Akuu – “Dopamine” digs deep into the core essentials of hip-hop

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Producer, audio engineer, and rapper Ravine Reedy aka Akuu, has been making music for about 10 years. He created the Spastik Flow record label, which he eventually wants to feature American and Japanese artists. Behind his emotional, passionate and often dark and melancholic music, lies a tragic story. His father killed his mom in car accident when Ravine was 2 years old. Subsequently his dad went to prison for 10 years, on a manslaughter charge due to drinking. Ravine was shipped all around the country as a child, and went through massive amounts of trauma until he went to high school and decided that he wanted to make music, and be a voice for people who don’t know what to say.

Akuu digs deep into the core essentials of hip-hop and proves his artistry on his album “Dopamine”. The recording pairs his top of the line rhymes and flows along with intricately woven instrumentals.

However, he brings more than just technical skills, delivering one of the most emotional rich and lyrically profound projects of the year, exploring his vision and his life experiences in depth.

“Rain Man” the first track on the project, serves as a perfect introduction with Akuu’s resonating voice and rapid-fire flow descending over the warm piano melody, and gentle heart-melting orchestration.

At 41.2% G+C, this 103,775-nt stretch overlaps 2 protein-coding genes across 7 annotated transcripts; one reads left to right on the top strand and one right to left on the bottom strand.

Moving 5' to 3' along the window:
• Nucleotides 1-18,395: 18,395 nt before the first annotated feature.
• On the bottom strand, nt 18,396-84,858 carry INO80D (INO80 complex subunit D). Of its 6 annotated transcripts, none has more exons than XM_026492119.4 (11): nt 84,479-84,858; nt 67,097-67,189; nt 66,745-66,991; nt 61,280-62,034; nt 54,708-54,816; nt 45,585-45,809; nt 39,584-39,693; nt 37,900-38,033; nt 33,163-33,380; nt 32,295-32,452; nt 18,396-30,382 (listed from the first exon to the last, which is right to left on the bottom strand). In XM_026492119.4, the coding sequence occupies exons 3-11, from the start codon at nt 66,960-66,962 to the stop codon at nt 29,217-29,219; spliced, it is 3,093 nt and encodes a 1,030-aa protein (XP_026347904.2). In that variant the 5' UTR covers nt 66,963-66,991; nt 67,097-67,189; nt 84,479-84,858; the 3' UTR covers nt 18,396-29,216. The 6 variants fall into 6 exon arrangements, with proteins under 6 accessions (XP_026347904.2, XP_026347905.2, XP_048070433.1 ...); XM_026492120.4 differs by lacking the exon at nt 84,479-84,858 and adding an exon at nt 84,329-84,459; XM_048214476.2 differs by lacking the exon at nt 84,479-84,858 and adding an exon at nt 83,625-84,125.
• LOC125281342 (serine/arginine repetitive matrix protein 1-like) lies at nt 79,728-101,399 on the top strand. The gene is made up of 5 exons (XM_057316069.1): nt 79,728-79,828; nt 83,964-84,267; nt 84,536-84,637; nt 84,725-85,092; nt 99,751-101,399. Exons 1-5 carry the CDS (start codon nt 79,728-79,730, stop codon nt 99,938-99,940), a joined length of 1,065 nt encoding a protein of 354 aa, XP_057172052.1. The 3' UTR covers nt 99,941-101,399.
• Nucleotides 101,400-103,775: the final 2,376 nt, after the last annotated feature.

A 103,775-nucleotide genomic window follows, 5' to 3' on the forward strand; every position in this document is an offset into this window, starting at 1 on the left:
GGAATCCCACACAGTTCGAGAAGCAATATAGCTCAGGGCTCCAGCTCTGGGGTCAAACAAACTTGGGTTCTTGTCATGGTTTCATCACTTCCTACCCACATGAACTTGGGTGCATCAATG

This soft classical-inclined atmosphere is contrasted by the next track “When I Die”, which immediately comes in with jangly, shimmering guitars and mellifluous vocal hook, alongside Akuu’s acute and heartfelt wordplay.

The beat then switches to a dark moodier piano, paired with skittering percussion, as Akuu dives into some of his struggles and the perception of himself. “I’m sick of this, wickedness that feels limitless. And when it gets a little outta hand, I need a bottle full of rum just to reminisce. Why they got to make this so complicated. I’m probably hated when I’m not sedated,” spits Akuu, as he unpacks his bag of woes.

The album moves forward with “Pyro” ft. Bones, which features flourishes of Japanese lyrics. This is followed by, “All Out” ft. Bones, and “Need More” ft. Bones. The two rappers display their incredible lyricism, flows, voices and range not just as rappers, but as remarkably distinct musicians.

By the time you press play on “Chemistry”, “The Tunnel” and “Year 22”, it becomes blatantly clear that with this project, Akuu forms his own path stylistically, finds himself as an artist, and ultimately breaks away from the path most of his contemporaries follow.

No doubt, on hearing his rhyme schemes and tongue-twisting flows, people will try to compare Akuu to a number of other slick rappers, but in reality, he has a style all his own. For one, his flow is superfast, but never rushed to the point of seeming ornamental.

Moreover the tone of his voice is often – and incredibly so – conversational, and deceptively laidback. Throughout “Dopamine”, Akuu takes us on a journey through the development of his persona and craft, by cutting the fat and finding a fine balance of his skills, his mindset, and his story.

It should also be noted that the production on this album is impeccably sublime, and very different from the stock beats to found all around the internet. Above all, “Dopamine” proves that Akuu is not copying the game, but that he is leading it from his very own lane. There is no smoke and mirrors to be found on this album, but only genuine heartfelt music and rhymes.


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